The acquisition marks the foundation for Till's ambitious plans to build an international distribution network along the lines of PolyGram Filmed Entertainment and PolyGram Film International.
Till, who is backed by New York-based billionaire entrepreneur Len Blavatnik, will retain the Icon name for the companies and will have a first-look deal with Icon Productions, the US production company which Gibson and Davey will continue to run as a stand-alone operation, to handle international rights to its productions.
Mark Gooder, the LA-based executive who was named CEO of the Icon Group in late 2007, will continue to oversee the company's operations reporting to Till. Davey will retain a place on the board.
Till plans to expand the Stadium distribution network to France, Spain, Italy, Germany and Russia, selling off territories in the rest of the world through the sales outfit. Till's model, unlike the Alliance and E1 multi-territory groupings, is to take all international rights on a film and therefore have better access to projects and financing capability.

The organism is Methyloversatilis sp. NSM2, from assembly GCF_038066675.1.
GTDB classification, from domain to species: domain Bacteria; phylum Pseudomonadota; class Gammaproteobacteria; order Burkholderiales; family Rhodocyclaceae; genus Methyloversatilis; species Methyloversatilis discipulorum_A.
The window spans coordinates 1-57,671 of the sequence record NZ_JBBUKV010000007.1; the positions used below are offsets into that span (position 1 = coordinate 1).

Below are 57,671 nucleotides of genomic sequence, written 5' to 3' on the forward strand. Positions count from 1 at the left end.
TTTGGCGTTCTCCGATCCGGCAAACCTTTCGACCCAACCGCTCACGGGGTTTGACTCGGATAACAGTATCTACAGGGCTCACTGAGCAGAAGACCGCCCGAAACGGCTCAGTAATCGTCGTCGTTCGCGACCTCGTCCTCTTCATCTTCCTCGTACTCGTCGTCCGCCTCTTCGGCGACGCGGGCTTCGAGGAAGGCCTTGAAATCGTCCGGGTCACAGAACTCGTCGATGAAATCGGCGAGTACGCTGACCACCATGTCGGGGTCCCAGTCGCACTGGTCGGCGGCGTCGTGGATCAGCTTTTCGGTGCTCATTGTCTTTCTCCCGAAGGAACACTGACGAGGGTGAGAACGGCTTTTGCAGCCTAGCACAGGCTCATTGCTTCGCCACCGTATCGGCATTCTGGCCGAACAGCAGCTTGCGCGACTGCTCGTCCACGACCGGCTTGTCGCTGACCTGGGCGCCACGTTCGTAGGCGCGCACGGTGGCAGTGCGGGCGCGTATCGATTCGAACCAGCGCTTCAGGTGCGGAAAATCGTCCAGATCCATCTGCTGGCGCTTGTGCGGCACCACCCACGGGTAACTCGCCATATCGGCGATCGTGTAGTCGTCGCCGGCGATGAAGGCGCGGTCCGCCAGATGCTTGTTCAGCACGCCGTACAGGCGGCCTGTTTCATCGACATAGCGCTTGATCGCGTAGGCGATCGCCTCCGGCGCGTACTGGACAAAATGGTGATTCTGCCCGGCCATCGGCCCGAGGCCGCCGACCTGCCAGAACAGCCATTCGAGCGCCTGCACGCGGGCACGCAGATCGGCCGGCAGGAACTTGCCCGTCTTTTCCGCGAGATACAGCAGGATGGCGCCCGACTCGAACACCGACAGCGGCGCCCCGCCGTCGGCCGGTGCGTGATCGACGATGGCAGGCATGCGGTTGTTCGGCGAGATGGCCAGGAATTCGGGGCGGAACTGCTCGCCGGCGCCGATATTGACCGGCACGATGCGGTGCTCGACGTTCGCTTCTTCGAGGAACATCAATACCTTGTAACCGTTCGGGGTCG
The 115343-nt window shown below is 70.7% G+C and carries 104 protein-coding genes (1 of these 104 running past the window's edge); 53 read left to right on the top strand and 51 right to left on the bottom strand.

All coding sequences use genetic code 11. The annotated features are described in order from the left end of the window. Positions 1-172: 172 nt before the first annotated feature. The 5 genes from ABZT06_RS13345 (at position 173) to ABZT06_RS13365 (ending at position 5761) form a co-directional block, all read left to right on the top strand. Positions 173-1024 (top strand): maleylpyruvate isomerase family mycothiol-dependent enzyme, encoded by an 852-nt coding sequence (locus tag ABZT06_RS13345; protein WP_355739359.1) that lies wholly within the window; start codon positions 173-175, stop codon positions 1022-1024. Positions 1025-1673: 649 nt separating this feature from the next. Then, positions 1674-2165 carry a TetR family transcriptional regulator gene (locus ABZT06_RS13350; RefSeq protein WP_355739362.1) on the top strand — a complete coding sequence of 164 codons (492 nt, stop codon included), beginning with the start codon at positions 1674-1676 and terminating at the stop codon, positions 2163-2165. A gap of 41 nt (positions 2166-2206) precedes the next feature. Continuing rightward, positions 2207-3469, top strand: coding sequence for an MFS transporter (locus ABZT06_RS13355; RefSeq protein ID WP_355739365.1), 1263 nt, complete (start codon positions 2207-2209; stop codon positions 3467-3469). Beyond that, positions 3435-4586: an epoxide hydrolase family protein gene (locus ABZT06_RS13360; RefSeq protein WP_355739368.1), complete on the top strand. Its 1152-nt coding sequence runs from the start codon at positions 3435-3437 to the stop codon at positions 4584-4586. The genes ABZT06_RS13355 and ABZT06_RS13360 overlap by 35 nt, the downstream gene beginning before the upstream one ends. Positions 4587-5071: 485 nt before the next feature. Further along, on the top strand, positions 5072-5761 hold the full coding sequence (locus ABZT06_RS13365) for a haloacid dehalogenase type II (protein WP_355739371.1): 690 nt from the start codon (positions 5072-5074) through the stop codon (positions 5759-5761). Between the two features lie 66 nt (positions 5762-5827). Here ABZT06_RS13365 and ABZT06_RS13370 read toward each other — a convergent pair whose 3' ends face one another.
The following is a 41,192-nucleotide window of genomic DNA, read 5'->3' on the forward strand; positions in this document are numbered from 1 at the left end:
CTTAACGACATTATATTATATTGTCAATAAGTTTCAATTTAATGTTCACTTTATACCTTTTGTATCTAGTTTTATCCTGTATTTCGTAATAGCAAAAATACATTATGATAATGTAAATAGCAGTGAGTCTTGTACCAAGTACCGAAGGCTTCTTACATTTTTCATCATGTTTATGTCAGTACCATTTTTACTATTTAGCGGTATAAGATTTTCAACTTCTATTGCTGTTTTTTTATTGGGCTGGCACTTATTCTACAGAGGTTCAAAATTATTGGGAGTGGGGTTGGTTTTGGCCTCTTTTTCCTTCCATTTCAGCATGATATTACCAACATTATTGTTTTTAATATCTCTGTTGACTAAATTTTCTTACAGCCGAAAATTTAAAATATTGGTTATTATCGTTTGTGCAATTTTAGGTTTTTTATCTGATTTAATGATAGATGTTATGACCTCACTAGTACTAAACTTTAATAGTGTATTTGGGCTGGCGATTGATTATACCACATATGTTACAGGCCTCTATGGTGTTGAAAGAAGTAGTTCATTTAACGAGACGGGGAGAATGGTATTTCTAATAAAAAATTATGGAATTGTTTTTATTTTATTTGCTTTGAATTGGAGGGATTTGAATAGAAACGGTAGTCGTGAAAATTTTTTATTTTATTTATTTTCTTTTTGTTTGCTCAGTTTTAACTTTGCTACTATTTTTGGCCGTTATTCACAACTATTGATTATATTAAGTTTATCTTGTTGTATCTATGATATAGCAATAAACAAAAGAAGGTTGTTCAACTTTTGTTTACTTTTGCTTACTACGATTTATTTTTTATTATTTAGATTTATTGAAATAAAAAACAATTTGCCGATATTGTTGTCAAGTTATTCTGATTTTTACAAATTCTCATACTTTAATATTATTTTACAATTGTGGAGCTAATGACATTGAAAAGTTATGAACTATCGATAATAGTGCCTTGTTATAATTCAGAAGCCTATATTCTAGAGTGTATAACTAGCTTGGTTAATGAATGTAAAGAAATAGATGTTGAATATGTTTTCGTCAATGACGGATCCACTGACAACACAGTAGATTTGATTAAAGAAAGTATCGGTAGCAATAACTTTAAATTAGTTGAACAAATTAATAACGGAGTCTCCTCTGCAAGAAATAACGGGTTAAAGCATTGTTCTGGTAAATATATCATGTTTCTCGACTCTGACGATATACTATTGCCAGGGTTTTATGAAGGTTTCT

Icon's sales operation has been quiet for the last year or so, taking on only a handful of new films such as Push and Hunger. Gibson himself has just embarked on his first starring role in six years in Edge Of Darkness for GK Films.
The UK and Australian distribution outfits on the other hand have full lineups. The UK operation has Pandorum, The Road and The Box among its 2008/9 release slates, while Australia has titles such as Brideshead Revisited, City Of Ember, Last Chance Harvey and Disaster Movie. The two territories often buy together on films such as Jon Amiel's Creation, Transporter 3 and Tree Of Life.
Till will be looking to hire a sales executive to run the sales operation since the departure of Ariel Veneziano earlier this year.